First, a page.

Decision Making Analysis In Management By Objectives

The next advancement that took place was to train all non-scientific levels of management in some kind of decision making analysis, the engineers and scientists were already educated in a system that is called the scientific method. The scientific method is a process of checks and balances taking one from Hypothesis, to Theory, and then to Law to achieve the most thorough solution to a problem or a decision. The way that Hewlett-Packard was able to achieve this type of problem solving and decision-making analysis throughout all of the company’s manufacturing and production capability was to train all of its managers and production supervisors using a program based on the book called, The Rational Manager, published in 1965, written by Dr. Charles Kepner and Dr. Benjamin Tregoe . This was accomplished by Hewlett Packard sending all of these employees to a week-long training seminar on the Monterey Peninsula to a special training campus called Asilomar. The program lasted for one week and included approximately 20 managers at a time. This program consisted of a way to determine where problems were occurring and set up a method to analyze these problems and make good decisions in the correction of these problems.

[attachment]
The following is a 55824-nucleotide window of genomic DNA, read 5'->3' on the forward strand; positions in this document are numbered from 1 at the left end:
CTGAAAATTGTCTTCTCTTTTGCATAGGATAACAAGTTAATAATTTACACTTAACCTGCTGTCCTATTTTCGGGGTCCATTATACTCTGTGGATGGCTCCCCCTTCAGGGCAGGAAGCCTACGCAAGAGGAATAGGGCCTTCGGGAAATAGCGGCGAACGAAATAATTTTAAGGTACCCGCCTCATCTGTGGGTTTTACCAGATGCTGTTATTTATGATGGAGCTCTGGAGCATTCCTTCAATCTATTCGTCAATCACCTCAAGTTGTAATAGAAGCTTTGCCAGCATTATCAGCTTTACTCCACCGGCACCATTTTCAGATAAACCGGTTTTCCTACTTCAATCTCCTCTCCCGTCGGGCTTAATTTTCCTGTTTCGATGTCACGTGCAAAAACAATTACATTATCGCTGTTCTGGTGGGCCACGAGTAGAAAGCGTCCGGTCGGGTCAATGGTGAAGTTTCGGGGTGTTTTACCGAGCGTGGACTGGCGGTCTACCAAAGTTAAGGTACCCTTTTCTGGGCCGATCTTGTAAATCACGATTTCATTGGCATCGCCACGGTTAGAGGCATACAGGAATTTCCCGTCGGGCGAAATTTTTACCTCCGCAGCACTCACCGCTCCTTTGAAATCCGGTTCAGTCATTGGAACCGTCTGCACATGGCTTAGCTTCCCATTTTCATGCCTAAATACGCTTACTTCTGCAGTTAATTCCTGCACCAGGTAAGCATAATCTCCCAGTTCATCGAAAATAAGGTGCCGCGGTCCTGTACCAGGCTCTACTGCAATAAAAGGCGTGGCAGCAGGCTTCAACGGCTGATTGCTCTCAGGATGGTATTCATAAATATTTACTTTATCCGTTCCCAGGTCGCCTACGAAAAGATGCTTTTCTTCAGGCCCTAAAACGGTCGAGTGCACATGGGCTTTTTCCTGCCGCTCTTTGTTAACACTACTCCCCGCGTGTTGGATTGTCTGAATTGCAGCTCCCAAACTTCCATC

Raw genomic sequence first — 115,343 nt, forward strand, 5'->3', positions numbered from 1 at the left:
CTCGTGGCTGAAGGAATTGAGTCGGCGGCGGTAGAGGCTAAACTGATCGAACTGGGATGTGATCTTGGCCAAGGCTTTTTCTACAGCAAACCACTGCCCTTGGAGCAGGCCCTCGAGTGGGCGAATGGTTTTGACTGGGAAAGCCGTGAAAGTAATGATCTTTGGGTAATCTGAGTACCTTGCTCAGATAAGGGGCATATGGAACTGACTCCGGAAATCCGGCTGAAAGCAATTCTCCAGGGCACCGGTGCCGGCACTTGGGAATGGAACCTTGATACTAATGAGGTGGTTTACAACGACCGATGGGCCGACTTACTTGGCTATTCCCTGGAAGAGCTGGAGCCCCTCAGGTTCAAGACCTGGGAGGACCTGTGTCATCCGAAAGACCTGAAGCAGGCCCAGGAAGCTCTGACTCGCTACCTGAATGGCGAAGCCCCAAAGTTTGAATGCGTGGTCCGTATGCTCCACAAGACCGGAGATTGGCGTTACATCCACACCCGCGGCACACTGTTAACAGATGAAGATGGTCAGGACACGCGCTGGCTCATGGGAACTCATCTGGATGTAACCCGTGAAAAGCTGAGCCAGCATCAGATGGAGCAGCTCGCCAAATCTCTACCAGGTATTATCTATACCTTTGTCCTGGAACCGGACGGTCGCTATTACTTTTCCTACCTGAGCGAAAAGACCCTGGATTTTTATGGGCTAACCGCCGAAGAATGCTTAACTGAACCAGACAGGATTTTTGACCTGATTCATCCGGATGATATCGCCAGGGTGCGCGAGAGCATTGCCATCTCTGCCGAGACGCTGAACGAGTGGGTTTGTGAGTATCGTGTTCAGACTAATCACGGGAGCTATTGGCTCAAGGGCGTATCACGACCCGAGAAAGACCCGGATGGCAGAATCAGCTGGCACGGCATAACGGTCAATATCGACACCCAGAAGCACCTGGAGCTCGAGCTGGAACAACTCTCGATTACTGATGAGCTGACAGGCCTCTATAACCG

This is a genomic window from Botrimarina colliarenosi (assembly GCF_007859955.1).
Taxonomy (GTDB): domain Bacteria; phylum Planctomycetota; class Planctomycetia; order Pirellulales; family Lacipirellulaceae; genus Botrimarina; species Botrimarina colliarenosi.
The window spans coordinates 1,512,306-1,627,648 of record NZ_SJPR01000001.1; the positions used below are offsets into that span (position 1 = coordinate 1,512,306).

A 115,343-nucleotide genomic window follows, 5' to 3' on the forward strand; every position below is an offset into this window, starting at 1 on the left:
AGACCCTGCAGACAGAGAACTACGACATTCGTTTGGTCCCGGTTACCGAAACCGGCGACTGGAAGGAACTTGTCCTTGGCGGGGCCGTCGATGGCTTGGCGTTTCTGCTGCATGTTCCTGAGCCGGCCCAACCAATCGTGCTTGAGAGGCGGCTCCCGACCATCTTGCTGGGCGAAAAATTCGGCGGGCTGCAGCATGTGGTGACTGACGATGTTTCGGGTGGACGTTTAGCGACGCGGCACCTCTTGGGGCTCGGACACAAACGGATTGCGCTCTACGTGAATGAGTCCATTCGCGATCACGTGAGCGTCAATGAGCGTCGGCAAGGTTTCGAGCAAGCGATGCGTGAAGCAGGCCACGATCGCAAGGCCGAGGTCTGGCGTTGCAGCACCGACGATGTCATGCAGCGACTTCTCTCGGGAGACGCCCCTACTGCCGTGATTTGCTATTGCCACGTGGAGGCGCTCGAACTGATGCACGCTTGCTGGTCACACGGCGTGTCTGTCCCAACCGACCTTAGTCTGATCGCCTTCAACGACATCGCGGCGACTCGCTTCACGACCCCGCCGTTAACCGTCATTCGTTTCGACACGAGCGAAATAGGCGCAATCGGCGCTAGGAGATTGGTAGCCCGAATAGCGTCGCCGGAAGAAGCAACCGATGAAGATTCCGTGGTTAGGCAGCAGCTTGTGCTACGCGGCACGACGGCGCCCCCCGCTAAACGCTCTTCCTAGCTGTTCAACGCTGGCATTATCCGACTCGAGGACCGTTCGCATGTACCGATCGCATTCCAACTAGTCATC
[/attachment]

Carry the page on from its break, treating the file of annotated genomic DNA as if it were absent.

One of the key questions asked at the start of the program is how do you define a problem. There was a great assortment of answers to this question. The programs answer to this question defined that a problem was a deviation from the norm. This answer is critical in the decision-making process, as one can see, because there can be good problems and bad problems. If the problem happens to be a good problem that creates more production, better manufacturing capability, or a higher quality product; one wants that problem to continue. You would not want to correct this problem. You would analyze this problem and make a decision that would make the problem part of a better process.
The next step is to make this decision using a structured process analyzing